With all of the advances in technology and fitness, it’s easy to get caught up in doing the most in an attempt to eat right, shed unwanted pounds or even maintain the beautiful skin you’re in. After all, there’s a fine line between living a fit life and developing an eating (or even an exercise) disorder, according to experts.
What is exercise addiction?
Believe it or not, while exercise is mostly seen as a healthy habit – even crucial for areas of recovery from certain types of addiction – when dedication evolves into compulsion, it can be both physically and psychologically damaging.
However, it’s rare, says exercise addiction expert Heather A. Hausenblas, PhD, who states that an estimated 0.3% of the total U.S. population are at risk of developing one of two forms of fitness infatuation.
- Primary exercise addiction: Where the physical activity in itself is the gratification
- Secondary exercise addiction: Physical activity is secondary to an eating disorder and used to control and manipulate weight, research published in the International Journal of Environmental Research and Public Health, says.
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What distinguishes the everyday gym enthusiast from someone addicted to getting in a high-impact sweat session?
It’s not the time invested but the motivation behind the urge to train that experts say is very telling.
Someone suffering from an addiction may display withdrawal symptoms like anxiety or irritability if he or she skips just one training session. Physical activity is a means of feeling normal; self-medicating.
Other symptoms include:
- Inability to reduce or stop despite injury or illness
- Interference with work, school and social activities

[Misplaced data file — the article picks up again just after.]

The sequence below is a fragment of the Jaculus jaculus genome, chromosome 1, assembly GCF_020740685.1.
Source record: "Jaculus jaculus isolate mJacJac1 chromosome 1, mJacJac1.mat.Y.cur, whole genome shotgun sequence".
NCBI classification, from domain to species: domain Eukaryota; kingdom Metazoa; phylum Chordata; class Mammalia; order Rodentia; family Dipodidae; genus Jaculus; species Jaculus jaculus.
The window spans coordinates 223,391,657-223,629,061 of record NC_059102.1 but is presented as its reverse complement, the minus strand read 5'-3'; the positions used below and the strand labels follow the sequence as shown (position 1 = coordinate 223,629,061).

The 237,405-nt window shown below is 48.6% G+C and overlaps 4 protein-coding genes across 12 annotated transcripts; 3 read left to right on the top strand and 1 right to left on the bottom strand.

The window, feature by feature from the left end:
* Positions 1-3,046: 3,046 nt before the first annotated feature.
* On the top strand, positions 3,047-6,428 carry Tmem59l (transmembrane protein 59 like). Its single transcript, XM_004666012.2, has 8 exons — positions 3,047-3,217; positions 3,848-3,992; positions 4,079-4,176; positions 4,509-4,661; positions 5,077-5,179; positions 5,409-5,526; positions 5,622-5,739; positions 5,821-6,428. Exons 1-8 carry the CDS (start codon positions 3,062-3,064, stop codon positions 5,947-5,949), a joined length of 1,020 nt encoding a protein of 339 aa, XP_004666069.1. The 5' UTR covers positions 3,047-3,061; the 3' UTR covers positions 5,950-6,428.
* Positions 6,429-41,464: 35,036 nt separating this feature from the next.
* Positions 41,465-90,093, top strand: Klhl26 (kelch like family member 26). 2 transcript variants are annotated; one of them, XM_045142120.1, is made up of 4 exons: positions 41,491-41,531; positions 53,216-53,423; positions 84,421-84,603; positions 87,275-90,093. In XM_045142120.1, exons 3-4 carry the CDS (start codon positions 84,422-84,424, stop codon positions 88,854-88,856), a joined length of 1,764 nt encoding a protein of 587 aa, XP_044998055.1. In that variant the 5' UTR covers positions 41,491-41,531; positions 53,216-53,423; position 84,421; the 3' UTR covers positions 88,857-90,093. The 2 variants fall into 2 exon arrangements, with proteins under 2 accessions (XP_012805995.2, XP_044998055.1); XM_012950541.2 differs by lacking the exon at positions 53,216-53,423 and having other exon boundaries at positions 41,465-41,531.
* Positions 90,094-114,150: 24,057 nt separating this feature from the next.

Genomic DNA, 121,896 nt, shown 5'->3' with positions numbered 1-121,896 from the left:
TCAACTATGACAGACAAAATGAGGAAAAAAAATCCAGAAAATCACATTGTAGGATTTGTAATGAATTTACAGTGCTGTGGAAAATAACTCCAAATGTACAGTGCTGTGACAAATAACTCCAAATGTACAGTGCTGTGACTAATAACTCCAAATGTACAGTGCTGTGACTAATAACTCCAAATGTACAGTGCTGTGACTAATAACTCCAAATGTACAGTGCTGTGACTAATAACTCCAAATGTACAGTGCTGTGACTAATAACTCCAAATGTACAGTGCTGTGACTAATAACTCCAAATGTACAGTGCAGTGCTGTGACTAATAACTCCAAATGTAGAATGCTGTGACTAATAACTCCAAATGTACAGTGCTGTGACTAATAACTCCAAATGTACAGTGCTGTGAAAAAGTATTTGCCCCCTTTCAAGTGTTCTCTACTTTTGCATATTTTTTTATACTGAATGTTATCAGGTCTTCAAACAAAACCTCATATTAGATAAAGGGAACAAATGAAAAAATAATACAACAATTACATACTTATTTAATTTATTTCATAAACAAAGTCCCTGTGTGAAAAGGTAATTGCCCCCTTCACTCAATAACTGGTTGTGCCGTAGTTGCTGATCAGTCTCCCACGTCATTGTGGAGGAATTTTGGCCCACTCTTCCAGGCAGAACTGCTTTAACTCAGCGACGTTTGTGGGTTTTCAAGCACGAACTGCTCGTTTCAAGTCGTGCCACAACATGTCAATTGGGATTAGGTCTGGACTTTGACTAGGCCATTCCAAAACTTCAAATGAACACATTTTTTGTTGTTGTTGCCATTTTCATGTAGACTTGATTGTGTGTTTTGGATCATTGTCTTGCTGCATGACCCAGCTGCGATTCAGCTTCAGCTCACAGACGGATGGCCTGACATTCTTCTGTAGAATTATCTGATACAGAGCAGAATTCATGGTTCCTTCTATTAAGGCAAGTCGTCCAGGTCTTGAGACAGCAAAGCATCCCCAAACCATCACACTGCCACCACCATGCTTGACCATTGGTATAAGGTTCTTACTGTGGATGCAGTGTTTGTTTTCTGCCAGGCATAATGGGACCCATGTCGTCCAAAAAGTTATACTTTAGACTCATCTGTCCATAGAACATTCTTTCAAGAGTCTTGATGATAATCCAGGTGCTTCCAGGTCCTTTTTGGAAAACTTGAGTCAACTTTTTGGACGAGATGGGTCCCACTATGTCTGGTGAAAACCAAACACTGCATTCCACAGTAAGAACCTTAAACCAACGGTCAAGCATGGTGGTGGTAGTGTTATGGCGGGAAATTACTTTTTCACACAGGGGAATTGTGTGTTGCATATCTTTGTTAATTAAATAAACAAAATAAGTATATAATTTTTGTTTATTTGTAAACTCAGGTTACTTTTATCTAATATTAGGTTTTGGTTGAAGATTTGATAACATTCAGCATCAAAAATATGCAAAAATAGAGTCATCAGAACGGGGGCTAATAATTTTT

- Sleep disturbance in the absence of exercise
- An increase over time to chase the feeling of “calm” or a “buzz”
- Emotional sensitivity, difficulty concentrating, reduced self-esteem
While you may not think of the two going hand-in-hand, research shows that exercise addiction often co-occurs with an eating disorder.
In fact, approximately 39% to 48% of people suffering from anorexia, bulimia or another eating disorder also suffer from secondary exercise addiction.
What is an eating disorder?
Defined as a range of psychological disorders characterized by extreme emotions, attitudes and behavior surrounding weight loss and food issues, there are three types of eating disorders:
- Bulimia Nervosa: Affects two to three in 100 American women. Studies also indicate that by their first year of college, 4.5 to 18% of women and 0.4% of men have a history of the disease involving distortion of the body, an obsessive desire to lose weight and spells of overeating followed by guilt-induced vomiting or starvation.
- Anorexia Nervosa: Affects one in 200 women in the U.S. alone and is the third most common chronic illness among adolescents, characterized by lack or loss of appetite.
- Binge Eating Disorder: Commonly called BED, binge eating disorder is the most common eating disorder in the United States, affecting 3.5% of women, 2% of men and up to 1.6 percent adolescents; who experience guilt or distress following recurrent episodes to consume large quantities of food – often to the point of discomfort.
Believe it or not, eating disorders have the